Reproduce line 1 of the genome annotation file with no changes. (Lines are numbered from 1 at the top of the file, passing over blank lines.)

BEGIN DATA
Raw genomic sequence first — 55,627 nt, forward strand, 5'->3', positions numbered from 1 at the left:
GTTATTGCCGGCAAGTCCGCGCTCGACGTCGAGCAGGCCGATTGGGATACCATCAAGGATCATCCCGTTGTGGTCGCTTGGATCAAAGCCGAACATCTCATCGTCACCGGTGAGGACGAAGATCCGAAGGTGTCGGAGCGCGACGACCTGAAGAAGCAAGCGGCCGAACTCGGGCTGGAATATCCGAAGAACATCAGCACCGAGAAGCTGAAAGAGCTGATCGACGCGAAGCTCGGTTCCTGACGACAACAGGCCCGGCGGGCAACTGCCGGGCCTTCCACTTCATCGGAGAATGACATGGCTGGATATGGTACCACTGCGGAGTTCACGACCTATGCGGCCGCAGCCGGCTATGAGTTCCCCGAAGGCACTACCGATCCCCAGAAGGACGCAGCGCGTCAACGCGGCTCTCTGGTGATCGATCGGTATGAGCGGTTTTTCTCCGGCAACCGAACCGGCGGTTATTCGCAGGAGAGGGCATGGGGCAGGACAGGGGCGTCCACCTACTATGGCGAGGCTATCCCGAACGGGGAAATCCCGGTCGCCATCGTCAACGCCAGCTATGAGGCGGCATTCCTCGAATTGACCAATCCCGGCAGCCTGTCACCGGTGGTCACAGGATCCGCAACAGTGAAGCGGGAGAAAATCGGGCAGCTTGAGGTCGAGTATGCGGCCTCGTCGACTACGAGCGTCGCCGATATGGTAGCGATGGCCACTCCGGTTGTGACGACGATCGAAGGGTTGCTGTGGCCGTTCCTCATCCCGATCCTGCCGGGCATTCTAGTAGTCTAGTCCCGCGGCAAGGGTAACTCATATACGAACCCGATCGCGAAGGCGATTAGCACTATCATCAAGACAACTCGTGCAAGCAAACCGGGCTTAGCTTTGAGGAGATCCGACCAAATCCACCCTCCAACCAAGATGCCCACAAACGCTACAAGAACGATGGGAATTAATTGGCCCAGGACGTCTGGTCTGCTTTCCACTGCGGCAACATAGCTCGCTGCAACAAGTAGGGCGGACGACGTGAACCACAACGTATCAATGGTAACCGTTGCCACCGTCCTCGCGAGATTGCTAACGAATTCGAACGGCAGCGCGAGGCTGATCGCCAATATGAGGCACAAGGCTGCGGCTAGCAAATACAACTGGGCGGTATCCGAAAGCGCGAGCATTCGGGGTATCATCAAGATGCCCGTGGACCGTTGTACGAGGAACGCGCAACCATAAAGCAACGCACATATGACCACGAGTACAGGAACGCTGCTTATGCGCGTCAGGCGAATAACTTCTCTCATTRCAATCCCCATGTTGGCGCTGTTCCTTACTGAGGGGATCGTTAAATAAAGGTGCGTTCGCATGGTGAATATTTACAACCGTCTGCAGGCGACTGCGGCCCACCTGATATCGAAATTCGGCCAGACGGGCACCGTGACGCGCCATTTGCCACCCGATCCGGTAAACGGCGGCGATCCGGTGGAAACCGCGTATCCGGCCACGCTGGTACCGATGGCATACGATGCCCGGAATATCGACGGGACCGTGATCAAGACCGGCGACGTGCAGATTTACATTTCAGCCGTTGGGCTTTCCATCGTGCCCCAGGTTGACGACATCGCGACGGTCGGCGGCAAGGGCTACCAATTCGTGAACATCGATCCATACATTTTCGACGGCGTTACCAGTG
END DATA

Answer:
Raw genomic sequence first — 55,627 nt, forward strand, 5'->3', positions numbered from 1 at the left: